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Salesman Dies from Vehicle Rollover in Wyoming

Wyoming FACE

Investigation 93WY006


A 45 year old male road salesperson died at the scene from injuries received when the car he was driving left an Interstate roadway at an estimated speed of 95 miles per hour and overturned. The driver, who was not wearing seatbelts, was ejected from the vehicle. The vehicle rolled 2½ times, coming to rest on its top.

Employers may be able to minimize the potential for occurrence of this type of incident through the following precautions:

  • Provide road salespersons with driver training similar to, or more intensive than, the National Safety Council Defensive Driving Course
  • Periodically review driving habits with salespersons and counsel employees about safe driving as a company policy
  • Establish, post, and enforce policy opposing moving traffic violations (especially speed and alcohol violations) and advocating use of occupant restraints.


In the late evening of Tuesday, March 23, 1993, a salesperson representing an out-of-state automotive parts distributer had been calling on accounts near the state border and was enroute to a town further in-state, when his vehicle left the roadway and overturned. The victim was driving his personal car under contract with the company to travel on their behalf and be reimbursed for mileage and other travel costs. The vehicle was travelling at a high rate of speed when it left the roadway to the right, returned and re-crossed the two lanes of highway and entered the median on the left, where the driver was ejected as the vehicle overturned.


Through a reciprocal notification agreement with the Wyoming Department of Transportation, the WY- Wyoming FACE Program was notified of the incident by written report on March 29, 1993. On receipt of such notification WY- Wyoming FACE investigators requested and received reports relating to the incident, and reviewed the circumstances with company representatives.

The victim had worked for the company for nearly six years in the position of road salesperson. In that capacity, he called on accounts to sell and service automotive parts and oil products in an area including the northeast corner of Wyoming. At the time of the incident he was driving alone, traveling between towns that were part of his sales territory.

The Interstate Highway on which he was travelling consisted of four lanes (two in each direction separated by a median). The road was concrete, with two 12′ lanes, an 8′ shoulder on the right, and a 5′ shoulder on the left. The direction of travel was almost due west, going into a gentle upgrade curve to the left. The pavement was dry with pavement markings and a worn/polished surface. It was dark and the sky was clear. There was nothing to obscure the driver’s vision within the range of his headlights.

The vehicle was traveling at a high rate of speed (estimated at 95 miles per hour on a road that was posted for 65 mph), and the driver’s blood alcohol level was .20 (twice the legal presumptive level for driving in Wyoming). Apparently the driver drifted off the right side of the road as the road curved to the left, drove beyond the edge of the shoulder and struck a delineator post. He then over-reacted by turning sharply to the left, crossed the 37′ roadway and entered the median to the left, at which time the vehicle became airborne, ejecting the driver and rolling two and a half times, finally landing back on the highway on its top. The driver received multiple rib fractures and lacerations of the right and left lungs and liver, and traumatic rupture of the right ventricle and atrium of the heart resulting in exsanguination and acute cardiac failure, and was pronounced dead at the scene within 15 minutes of the incident. Ambulance personnel were notified approximately four minutes after the incident occurred, and were on the scene eight minutes after notification. Law enforcement investigators arrived some six minutes after ambulance personnel.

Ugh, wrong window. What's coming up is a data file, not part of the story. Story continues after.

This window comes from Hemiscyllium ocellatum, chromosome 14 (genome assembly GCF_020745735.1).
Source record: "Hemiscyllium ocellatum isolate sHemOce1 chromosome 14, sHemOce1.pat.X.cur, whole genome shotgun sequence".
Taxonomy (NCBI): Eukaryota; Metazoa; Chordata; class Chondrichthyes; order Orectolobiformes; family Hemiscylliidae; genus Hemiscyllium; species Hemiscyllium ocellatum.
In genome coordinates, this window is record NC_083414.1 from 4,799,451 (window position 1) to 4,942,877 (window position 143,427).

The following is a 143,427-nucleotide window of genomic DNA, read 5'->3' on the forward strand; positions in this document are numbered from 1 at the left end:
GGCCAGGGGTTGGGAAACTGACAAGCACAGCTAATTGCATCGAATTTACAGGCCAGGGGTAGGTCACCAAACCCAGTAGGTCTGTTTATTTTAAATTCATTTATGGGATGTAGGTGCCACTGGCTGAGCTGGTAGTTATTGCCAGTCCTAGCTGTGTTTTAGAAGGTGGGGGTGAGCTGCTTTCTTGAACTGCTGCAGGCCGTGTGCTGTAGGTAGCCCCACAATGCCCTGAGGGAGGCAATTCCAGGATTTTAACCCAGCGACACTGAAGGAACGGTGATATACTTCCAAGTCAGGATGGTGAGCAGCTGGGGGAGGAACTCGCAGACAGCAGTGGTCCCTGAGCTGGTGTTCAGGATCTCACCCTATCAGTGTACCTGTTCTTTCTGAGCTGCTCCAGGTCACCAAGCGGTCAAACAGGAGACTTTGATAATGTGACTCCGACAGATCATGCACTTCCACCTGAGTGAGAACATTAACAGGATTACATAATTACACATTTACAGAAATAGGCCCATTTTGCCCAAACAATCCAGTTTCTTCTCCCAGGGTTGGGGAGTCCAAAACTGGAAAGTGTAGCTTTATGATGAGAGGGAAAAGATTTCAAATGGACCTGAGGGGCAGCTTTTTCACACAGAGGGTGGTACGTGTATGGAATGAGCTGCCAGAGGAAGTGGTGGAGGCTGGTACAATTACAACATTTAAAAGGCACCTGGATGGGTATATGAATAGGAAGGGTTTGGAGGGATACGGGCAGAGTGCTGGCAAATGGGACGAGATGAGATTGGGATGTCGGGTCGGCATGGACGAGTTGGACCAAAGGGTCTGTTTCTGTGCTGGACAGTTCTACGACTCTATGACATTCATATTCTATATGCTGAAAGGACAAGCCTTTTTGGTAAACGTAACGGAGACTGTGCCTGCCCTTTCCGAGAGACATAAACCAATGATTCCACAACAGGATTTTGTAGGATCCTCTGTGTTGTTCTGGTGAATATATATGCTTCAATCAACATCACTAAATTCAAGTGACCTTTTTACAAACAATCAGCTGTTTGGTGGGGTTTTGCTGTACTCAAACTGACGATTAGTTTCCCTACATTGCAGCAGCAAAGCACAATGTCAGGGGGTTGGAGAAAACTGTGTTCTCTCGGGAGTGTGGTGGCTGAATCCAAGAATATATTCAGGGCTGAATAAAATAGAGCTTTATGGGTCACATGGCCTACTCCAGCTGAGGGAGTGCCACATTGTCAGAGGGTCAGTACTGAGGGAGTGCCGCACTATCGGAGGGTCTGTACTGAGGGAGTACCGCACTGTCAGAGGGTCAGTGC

The company has been in business for 30 years, employing 250 people in various manufacturing and distribution jobs. The victim was one of 25 outside salesmen, and covered the territory that was most remote from the main office. He maintained less than daily but greater than weekly telephone contact with the sales manager, but met with him face-to-face only once or twice a year. General contact between management and sales personnel is more frequent, allowing supervisors greater opportunity to identify and prevent potential problems. The company takes pride in treating its sales personnel like family.

There is a designated safety officer, and safety rules and procedures are available, but are primarily designed for warehouse workers rather than outside salespersons. The policy of seatbelt use is included in the employee handbook that is provided to all outside sales people. Training is provided through a combination of classroom, manuals, vendor consulting, and on-the-job with an emphasis on product knowledge and sales and service techniques. Encouragement of safe driving practices is primarily through face to face contact between the salespersons and the sales managers, and often occurs while they are driving together.